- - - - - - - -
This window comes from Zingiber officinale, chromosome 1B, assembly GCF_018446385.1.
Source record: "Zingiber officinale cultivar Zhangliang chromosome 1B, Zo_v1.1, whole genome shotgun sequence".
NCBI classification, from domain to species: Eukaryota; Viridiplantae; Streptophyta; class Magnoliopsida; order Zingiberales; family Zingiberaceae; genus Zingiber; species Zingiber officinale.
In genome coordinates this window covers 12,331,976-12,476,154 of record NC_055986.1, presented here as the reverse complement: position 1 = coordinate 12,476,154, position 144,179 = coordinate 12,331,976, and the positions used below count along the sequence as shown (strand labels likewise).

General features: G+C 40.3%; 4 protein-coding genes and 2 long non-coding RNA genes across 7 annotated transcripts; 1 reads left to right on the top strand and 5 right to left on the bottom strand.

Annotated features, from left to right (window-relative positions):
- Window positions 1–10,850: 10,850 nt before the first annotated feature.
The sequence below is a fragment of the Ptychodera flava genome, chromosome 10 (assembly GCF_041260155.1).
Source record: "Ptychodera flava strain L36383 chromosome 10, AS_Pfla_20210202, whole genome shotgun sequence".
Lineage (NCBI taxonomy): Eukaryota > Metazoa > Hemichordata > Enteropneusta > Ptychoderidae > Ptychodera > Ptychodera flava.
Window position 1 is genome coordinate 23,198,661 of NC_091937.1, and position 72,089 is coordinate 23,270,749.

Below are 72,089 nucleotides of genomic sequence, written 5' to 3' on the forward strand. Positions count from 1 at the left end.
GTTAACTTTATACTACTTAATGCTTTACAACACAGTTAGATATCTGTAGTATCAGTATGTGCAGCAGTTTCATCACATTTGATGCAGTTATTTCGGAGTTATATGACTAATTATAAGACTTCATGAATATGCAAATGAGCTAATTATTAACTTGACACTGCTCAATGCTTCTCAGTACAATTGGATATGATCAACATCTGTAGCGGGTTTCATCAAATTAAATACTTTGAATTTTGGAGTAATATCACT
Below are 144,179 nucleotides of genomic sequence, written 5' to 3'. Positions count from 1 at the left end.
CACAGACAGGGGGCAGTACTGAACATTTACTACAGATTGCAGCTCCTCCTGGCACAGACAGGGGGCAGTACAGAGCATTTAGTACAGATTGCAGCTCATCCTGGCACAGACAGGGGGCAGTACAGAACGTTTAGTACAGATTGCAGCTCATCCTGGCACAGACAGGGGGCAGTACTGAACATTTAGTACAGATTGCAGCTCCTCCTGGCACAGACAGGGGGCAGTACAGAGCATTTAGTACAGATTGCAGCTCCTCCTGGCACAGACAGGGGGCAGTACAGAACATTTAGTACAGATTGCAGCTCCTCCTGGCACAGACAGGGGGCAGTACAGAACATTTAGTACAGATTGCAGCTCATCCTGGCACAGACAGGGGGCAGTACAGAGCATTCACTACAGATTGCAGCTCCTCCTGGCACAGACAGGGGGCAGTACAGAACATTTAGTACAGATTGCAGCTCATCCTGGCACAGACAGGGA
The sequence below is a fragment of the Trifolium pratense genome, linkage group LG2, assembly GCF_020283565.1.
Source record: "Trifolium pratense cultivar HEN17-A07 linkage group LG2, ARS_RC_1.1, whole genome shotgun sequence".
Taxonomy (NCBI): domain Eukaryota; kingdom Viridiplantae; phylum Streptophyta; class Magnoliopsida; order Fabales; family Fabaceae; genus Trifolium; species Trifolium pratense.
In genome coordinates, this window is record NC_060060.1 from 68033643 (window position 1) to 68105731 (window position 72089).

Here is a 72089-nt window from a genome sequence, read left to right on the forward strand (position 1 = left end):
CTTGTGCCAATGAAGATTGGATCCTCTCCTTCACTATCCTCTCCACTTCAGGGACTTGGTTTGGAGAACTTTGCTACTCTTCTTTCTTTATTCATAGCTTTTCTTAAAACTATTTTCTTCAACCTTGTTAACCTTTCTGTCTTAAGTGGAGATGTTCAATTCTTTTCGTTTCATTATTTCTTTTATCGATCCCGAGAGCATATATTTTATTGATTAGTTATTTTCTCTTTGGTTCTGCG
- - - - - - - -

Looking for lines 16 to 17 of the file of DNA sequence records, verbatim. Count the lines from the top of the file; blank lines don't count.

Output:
The sequence below is a fragment of the Trifolium pratense genome, linkage group LG2, assembly GCF_020283565.1.
Source record: "Trifolium pratense cultivar HEN17-A07 linkage group LG2, ARS_RC_1.1, whole genome shotgun sequence".